Windmill Tump Long Barrow, Rodmarton, Gloucestershire
Text by Tim Darvill
Surrounded by a modern stone wall and supporting a fairly dense tree cover, Windmill Tump long barrow is not easy to appreciate in terms of its original appearance. The name suggests that it once supported a windmill, but there is no evidence for this.
The mound is about 61m long and 21m wide at the east end where excavations in 1863 and again in 1939 revealed a fairly narrow forecourt with a false-portal at the inner end. Traces of the portal slabs are still visible. The early excavations revealed two lateral chambers, one opening from each side of the mound. The north chamber contained the remains of ten adults and three children, the south chamber an unknown number of disarticulated individuals.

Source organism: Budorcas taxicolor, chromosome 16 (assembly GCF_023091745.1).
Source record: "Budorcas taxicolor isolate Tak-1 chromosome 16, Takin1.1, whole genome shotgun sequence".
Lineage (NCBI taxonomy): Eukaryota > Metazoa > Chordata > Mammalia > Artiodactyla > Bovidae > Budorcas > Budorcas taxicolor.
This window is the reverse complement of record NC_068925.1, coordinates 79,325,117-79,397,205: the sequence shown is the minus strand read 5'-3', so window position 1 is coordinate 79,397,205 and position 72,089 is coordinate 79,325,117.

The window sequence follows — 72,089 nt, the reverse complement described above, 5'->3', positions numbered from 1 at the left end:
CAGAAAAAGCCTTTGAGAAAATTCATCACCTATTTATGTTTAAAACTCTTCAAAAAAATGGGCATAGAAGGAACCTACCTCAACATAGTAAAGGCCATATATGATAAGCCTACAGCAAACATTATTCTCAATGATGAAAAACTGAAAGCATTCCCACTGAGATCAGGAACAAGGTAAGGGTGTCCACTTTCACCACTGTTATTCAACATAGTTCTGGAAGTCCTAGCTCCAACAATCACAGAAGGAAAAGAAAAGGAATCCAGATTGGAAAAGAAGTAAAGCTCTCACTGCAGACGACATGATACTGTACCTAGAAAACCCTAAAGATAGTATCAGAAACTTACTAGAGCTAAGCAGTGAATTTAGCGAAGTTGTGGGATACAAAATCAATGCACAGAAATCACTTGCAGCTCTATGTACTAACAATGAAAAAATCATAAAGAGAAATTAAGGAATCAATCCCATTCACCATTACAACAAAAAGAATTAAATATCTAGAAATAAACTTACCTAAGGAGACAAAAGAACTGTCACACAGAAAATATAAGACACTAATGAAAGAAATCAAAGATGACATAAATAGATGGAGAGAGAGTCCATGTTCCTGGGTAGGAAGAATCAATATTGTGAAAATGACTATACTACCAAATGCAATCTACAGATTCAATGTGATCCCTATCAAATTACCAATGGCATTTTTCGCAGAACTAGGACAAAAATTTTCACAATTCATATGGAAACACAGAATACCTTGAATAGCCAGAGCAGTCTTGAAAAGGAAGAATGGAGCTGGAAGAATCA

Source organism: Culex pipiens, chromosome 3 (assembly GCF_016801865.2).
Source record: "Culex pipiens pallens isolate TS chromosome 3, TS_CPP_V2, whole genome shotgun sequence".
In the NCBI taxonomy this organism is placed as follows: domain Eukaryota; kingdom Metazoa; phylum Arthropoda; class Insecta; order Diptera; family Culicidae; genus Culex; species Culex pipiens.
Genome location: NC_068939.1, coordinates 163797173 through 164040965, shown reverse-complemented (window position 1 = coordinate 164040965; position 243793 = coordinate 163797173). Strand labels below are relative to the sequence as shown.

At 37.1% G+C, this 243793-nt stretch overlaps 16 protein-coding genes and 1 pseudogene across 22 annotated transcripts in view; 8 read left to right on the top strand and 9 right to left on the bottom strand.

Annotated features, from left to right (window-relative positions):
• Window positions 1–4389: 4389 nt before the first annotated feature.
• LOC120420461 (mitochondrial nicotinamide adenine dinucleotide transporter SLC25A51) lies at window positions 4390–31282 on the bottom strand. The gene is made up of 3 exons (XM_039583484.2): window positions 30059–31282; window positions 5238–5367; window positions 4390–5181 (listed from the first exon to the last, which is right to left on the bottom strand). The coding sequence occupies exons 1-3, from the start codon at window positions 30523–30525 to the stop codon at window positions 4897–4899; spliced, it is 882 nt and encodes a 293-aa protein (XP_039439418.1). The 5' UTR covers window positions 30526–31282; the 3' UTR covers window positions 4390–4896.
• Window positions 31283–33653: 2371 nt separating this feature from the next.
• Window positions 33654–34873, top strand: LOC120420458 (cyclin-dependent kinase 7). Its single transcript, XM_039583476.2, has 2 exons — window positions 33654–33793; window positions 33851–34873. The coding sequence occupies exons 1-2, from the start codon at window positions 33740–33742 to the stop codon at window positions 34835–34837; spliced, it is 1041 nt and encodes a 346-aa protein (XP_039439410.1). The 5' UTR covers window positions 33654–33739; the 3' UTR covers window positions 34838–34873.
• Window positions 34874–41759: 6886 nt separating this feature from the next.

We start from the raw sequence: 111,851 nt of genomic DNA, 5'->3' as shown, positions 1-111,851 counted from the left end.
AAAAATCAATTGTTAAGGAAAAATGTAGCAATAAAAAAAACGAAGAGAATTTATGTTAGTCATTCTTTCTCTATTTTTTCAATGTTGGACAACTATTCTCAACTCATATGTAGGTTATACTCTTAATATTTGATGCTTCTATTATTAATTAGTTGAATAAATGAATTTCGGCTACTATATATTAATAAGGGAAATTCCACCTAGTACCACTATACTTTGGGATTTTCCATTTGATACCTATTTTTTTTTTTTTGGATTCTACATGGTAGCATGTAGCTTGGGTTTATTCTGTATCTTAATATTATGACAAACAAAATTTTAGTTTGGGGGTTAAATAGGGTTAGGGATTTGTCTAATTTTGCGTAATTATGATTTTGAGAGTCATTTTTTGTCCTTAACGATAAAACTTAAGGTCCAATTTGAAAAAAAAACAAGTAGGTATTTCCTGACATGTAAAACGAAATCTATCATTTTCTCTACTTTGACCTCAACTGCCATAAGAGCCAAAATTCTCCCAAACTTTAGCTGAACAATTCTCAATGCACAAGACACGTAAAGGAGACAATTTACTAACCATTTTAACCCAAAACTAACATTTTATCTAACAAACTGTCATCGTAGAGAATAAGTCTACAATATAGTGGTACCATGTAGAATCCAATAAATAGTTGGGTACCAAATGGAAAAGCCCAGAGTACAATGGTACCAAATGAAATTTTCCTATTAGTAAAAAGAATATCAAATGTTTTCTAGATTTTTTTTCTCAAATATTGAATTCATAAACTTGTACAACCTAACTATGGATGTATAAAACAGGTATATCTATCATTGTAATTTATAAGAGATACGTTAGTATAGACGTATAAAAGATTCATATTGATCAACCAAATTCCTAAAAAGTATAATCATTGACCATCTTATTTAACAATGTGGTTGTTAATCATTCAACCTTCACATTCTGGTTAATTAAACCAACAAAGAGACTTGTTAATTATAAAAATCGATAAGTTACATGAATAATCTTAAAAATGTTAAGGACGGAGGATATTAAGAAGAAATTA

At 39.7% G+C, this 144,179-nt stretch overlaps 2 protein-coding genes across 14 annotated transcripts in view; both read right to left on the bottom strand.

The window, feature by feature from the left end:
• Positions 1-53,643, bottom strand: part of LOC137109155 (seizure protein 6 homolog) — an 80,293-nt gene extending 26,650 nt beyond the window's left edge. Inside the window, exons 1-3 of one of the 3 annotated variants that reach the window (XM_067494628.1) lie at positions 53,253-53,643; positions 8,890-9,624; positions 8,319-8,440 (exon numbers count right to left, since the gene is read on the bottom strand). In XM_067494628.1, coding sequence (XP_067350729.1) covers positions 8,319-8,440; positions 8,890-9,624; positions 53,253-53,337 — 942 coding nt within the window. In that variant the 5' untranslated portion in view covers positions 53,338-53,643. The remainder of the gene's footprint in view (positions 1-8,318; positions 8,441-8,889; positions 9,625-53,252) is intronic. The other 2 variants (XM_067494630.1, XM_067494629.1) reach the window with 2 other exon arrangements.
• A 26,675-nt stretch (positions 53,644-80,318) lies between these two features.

Both chambers were unusual in being set below the natural surface of the ground, with steps in the passage to facilitate access. There were also carefully made jambs across the entrance to both chambers; a concave hollow in the opposing sides of the jambs formed a circular hole or ‘porthole’ which severely restricted access into the chamber itself.
Sadly, none of these details are visible today, although the position of the chambers can be seen. In 1987 gales brought down a beech tree on the barrow revealing a third chamber in the northwest sector of the mound. Others may well await discovery.
F 9325 9730. 5km NE of Tetbury, N of the A433. Access by footpath from minor road between A 42 9 and Rodmarton village, SW of the village. English Heritage.
Further reading: Crawford 1925, 142-5 (CSS); Clifford and Daniel 1940; Saville 1989.